Cystinuria is an autosomal recessive disorder characterized by increased urinary excretion of cystine and dibasic amino acids, which cause recurrent stone formation in affected individuals. Three subtypes of cystinuria have been described (type I, II, and III): type I is caused by mutations in the SLC3A1 gene, whereas non-type I (II and III) has been associated with SLC7A9 mutations. Of the 53 patients reported in our previous work, patients that showed SLC7A9 mutations in single-strand conformation polymorphism (SSCP) screening and/or either lacked or showed heterozygosity for SLC3A1 mutations were included in the present study. The entire coding region and the exon/intron boundaries of the SLC7A9 gene were analyzed by means of both SSCP and DNA sequencing in 16 patients, all but one of which were clinically diagnosed as homozygous cystinurics. Three novel SLC7A9 mutations were identified in the patient group: two missense mutations (P261L and V330M), and one single base-pair deletion (1009 delA). We also detected the previously reported A182T and nine novel polymorphisms in the patients. Mutations V330M and 1009delA occurred on different alleles in one individual, and we suggest that these mutations cause cystinuria in this patient. One patient that was homozygously mutated in the SLC3A1 gene carried the third novel mutation (P261L). We conclude that SLC3A1 is still the major disease gene among Swedish cystinuria patients, with only a minor contribution of SLC7A9 mutations as the genetic basis of cystinuria. The absence of SLC3A1 and SLC7A9 mutations in a substantial proportion of the patients implies that mutations in parts of the genes that were not analyzed may be present, as well as large deletions that escape detection by the methods used. However, our results raise the question of whether other, as yet unknown genes, may also be involved in cystinuria.

  • 3.
    Harnevik, Lotta
    et al.
    Linköping University, Department of Clinical and Experimental Medicine, Cell Biology. Linköping University, Faculty of Health Sciences.
    Fjellstedt, Erik
    Department of Internal Medicine, Motala Hospital, Motala, Sweden.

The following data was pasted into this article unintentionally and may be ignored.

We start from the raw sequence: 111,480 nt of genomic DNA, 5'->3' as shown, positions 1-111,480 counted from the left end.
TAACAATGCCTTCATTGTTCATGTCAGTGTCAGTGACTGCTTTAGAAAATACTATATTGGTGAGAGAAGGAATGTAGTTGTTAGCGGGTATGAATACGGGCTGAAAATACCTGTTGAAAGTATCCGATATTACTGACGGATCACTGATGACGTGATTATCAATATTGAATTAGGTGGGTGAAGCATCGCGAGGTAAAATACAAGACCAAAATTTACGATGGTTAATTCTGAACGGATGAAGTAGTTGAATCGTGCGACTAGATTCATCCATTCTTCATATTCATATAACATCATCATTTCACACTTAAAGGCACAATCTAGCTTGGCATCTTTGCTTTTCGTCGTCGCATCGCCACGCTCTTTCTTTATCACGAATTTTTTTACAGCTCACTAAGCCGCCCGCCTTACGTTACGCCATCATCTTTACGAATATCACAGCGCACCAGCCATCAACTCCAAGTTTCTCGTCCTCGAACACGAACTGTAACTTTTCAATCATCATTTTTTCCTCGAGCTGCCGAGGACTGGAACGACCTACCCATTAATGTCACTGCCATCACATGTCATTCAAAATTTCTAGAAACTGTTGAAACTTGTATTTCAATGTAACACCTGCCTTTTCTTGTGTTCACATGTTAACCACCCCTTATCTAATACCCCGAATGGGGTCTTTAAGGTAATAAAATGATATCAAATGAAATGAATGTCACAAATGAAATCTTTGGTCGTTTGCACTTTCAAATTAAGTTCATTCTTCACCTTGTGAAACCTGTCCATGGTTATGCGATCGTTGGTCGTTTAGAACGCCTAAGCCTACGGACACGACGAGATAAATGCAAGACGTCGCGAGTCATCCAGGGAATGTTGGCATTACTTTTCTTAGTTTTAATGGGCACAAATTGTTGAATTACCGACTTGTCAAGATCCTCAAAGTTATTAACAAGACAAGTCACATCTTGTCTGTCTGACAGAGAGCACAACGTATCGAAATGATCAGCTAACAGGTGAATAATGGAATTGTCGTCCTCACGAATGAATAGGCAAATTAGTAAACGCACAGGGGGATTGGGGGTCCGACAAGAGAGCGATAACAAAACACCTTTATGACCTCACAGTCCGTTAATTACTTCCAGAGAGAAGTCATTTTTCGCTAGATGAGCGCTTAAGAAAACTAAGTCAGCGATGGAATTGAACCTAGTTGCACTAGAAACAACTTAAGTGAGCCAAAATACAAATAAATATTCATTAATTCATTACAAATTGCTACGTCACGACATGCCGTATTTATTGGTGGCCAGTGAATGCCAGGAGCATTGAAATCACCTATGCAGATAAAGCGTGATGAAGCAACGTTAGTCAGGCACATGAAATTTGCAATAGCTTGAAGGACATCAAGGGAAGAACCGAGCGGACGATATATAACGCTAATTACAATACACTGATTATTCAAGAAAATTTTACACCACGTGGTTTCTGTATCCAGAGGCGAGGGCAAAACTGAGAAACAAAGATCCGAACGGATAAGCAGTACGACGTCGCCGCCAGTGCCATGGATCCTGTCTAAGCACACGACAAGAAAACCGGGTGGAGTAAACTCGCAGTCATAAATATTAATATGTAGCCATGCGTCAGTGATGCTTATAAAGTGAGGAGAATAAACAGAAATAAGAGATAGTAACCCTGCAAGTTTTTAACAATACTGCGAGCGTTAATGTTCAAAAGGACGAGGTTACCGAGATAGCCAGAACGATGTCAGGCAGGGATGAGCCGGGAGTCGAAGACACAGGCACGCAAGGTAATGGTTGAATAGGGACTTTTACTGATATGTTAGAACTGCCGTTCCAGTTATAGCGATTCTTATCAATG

Molbæk, Annette
    Linköping University, Department of Clinical and Experimental Medicine, Cell Biology. Linköping University, Faculty of Health Sciences.
    Tiselius, Hans-Göran
    Department of Urology, University Hospital, Huddinge, Sweden.
    Denneberg, Torsten
    Linköping University, Department of Biomedicine and Surgery, Urology. Linköping University, Faculty of Health Sciences.
    Söderkvist, Peter
    Linköping University, Department of Clinical and Experimental Medicine, Cell Biology. Linköping University, Faculty of Health Sciences.
    Identification of 12 novel mutations in the SLC3A1 gene in Swedish cystinuria patients2001In: Human Mutation, ISSN 1059-7794, E-ISSN 1098-1004, Vol. 18, no 6, p. 516-525Article in journal (Refereed)
    Abstract [en]

    Cystinuria is an autosomal recessive disorder that affects luminal transport of cystine and dibasic amino acids in the kidneys and the small intestine. Three subtypes of cystinuria can be defined biochemically, and the classical form (type I) has been associated with mutations in the amino acid transporter gene SLC3A1. The mutations detected in SLC3A1 tend to be population specific and have not been previously investigated in Sweden. We have screened the entire coding sequence and the intron/exon boundaries of the SLC3A1 gene in 53 cystinuria patients by means of single strand conformation polymorphism (SSCP) and DNA sequencing. We identified 12 novel mutations (a 2 bp deletion, one splice site mutation, and 10 missense mutations) and detected another three mutations that were previously reported. Five polymorphisms were also identified, four of which were formerly described. The most frequent mutation in this study was the previously reported M467T and it was also detected in the normal population with an allelic frequency of 0.5%. Thirty-seven patients were homozygous for mutations in the SLC3A1 gene and another seven were heterozygous which implies that other genes may be involved in cystinuria. Future investigation of the non-type I cystinuria gene SLC7A9 may complement our results but recent studies also suggest the presence of other potential disease genes.